Tuesday, July 12, 2011

Recent Events

Jack Kevorkian died, without any help and in spite of his low-calorie diet.

I was reminded of this news as I sat in traffic school, a place where one may see and hear a number of shocking things. As a matter of fact, it was in traffic school where I learned the news of a girl who was thrown from her boyfriend's motorcycle during a somewhat recent traffic accident. The responding officers, as the story goes, had to call for a medical helicopter on account of the girl's traumatic and life-threatening injuries. As the paramedics lifted her onto the stretcher, it was noted that the girl's head had assumed the tactile properties of a water balloon.

Now, it turns out that the girl survived the accident. Lucky, isn't it? A happy ending. Yes, but we also learned that she is now obliged to perform most of her bodily functions through a series of tubes. This is because she has no use of her arms or legs, you see. As the traffic school officer so nicely put it, "she's done." Somehow that got me thinking of Dr. Kevorkian and his brand of medicine.

There is more news to report. Casey Anthony, a woman accused of murdering her young daughter, has been acquitted. I have no opinion on the matter, since I did not follow the case in the least. However, I note two things:

First, On account of the proceedings being rendered a national spectacle through the miracle of modern media, Ms. Anthony surely stood trial for all accused child killers in the court of public opinion, which generally has condemned her as guilty (if I am any judge of public sentiment).

Second, I note that some specialist commentators seem to accept that the actual verdict satisfies the rule of law.

I say this is interesting because it illustrates something about the rule of law. Now, "the rule of law" means just this: Everyone is treated equally under the law. The law is supposed to be applied exactly the same way to all, regardless of circumstances or any particular itch that the public may feel. Clearly this is not the same thing as justice, which means that we get exactly what we deserve. Of course, we try to employ the right amount of casuistry when crafting our laws, so that they can be equitable laws, but in the end everybody has to abide by what the law says even if it isn't fair. This is the rule of law, which is to say that the law may be satisfied without justice being done.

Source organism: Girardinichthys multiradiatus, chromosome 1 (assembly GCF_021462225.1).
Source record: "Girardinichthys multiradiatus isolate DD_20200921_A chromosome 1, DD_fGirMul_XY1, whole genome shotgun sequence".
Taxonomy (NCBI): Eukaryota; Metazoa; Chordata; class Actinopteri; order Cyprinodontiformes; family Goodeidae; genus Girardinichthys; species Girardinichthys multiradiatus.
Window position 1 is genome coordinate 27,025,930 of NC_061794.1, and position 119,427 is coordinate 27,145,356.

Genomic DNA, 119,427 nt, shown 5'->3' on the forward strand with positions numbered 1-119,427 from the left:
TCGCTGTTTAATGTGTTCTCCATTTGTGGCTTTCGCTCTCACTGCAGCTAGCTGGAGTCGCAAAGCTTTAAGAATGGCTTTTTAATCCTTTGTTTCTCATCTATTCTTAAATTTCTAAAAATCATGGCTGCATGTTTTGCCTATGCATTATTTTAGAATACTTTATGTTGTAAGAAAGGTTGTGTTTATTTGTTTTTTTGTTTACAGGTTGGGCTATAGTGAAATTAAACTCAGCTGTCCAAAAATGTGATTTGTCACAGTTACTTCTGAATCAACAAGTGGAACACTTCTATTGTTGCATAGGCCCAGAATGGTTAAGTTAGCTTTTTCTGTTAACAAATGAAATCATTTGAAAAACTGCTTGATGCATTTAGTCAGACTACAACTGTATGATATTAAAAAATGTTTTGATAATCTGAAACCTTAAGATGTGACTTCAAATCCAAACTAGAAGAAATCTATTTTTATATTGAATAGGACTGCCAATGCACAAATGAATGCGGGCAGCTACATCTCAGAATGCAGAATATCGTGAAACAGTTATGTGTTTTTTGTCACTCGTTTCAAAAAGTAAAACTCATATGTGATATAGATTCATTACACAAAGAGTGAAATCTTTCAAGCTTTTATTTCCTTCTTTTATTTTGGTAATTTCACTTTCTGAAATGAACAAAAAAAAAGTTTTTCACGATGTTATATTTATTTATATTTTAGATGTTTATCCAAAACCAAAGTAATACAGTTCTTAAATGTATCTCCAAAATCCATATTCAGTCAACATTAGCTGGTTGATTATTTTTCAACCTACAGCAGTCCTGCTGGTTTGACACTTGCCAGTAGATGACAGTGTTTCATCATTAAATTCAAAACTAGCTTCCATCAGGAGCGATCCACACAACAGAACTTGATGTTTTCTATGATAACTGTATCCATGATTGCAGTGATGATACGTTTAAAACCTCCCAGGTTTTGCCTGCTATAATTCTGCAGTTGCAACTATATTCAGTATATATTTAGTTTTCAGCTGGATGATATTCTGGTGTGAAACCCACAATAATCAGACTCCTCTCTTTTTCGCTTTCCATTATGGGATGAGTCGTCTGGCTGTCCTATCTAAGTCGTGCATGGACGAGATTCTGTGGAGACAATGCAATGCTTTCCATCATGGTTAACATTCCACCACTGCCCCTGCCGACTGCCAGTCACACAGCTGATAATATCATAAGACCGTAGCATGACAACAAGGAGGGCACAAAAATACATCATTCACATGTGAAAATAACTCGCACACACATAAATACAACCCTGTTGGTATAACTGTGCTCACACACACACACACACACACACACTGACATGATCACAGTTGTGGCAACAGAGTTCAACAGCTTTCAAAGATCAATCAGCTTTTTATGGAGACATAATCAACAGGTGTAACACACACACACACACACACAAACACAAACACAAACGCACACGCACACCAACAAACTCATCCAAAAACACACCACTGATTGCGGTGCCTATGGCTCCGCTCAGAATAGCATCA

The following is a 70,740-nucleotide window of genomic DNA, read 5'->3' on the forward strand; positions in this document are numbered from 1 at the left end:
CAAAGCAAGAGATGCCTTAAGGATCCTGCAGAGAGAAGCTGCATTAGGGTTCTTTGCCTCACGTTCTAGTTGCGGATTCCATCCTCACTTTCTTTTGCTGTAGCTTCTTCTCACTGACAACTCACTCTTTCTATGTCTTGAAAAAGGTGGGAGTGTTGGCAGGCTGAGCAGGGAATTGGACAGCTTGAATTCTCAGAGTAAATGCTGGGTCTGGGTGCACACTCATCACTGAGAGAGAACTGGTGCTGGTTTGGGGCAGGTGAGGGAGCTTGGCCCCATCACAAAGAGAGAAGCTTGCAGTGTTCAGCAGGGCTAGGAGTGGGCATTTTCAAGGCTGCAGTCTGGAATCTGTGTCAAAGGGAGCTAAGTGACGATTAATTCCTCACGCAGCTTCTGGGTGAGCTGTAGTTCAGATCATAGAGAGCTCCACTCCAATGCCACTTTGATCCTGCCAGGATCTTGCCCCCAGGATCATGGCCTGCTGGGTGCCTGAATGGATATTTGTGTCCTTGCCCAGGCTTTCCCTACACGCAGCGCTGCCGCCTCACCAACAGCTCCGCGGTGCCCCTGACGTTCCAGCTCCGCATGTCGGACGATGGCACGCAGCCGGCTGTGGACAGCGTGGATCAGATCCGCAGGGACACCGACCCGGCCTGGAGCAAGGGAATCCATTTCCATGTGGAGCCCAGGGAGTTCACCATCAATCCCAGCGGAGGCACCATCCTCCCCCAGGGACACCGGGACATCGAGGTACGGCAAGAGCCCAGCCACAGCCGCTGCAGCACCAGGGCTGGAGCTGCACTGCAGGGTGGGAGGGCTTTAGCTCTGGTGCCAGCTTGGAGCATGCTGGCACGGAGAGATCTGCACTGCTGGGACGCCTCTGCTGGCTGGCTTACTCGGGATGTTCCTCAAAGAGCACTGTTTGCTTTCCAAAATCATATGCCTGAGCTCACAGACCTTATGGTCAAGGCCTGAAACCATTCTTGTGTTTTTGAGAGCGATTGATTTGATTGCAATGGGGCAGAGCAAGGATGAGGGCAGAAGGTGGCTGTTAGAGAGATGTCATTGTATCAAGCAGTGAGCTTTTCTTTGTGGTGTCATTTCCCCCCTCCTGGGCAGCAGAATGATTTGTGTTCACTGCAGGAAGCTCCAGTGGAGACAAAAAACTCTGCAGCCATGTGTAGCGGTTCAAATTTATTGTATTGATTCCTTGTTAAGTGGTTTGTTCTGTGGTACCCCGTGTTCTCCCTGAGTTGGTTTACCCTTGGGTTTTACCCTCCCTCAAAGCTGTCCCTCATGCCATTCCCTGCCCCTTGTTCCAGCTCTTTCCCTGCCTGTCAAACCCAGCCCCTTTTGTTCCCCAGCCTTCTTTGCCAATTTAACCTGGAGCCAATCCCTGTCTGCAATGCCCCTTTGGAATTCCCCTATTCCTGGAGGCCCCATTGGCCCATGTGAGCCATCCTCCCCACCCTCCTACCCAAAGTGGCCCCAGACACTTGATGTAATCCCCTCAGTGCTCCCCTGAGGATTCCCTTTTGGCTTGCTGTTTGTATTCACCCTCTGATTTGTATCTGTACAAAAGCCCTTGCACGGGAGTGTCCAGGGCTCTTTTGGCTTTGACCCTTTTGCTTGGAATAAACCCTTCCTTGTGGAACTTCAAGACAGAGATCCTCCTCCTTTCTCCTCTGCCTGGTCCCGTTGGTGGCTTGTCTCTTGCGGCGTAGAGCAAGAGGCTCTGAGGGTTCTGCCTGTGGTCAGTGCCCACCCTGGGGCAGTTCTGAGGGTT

Since the rule of law is a manifestly venerated principle in some quarters of our political spectrum, this is something worth thinking about.

Is there any happy news to be told? Yes, there is.

North Korea's best researchers have determined that people who live in North Korea are among the happiest to be found anywhere. Now that this has been established as scientific fact, or at least as government truth in that part of the world, maybe it will become substantially true for the people who live there. Let us hope the best for them.

And are we happy in America? Alas, no. The North Koreans have also discovered that we are, in fact, the least happy of all people on the earth.

I protest this finding. They only say this because they watch our news, and perhaps attend our traffic schools. I contend that, in the United States, we already take our collective happiness for granted and have stopped inquiring after it. It is only if you doubt how happy you are that you must produce a study on it.

That, of course, is the cue for someone to cite a dozen studies that Americans have done about our own happiness (wouldn't it be ironic if someone pointed me to a certain cranky blog with the dubious title of "Surviving Phalaris?"). Nevertheless, I defy anyone to prove that we Americans are not, generally speaking, a happy people in spite of our multitude of complaints. Or perhaps even because of them. I confess that I believe we could be much happier, otherwise I wouldn't write many of the things that I do. We think we are pretty happy, however, and so we must be.

Anyway, we've had our own season of truth-telling, as we always do, during the weeks leading up to our Independence Day. This year's patriotic fare included some haranguing over the Civil War, characterized as always by a particular consternation over the fact that chattel slavery once existed in America.

Yes, this year marks the sesquicentennial of the beginning of the American Civil War. I meant to write about that in April, actually; I even read Bruce Catton to mark the occasion.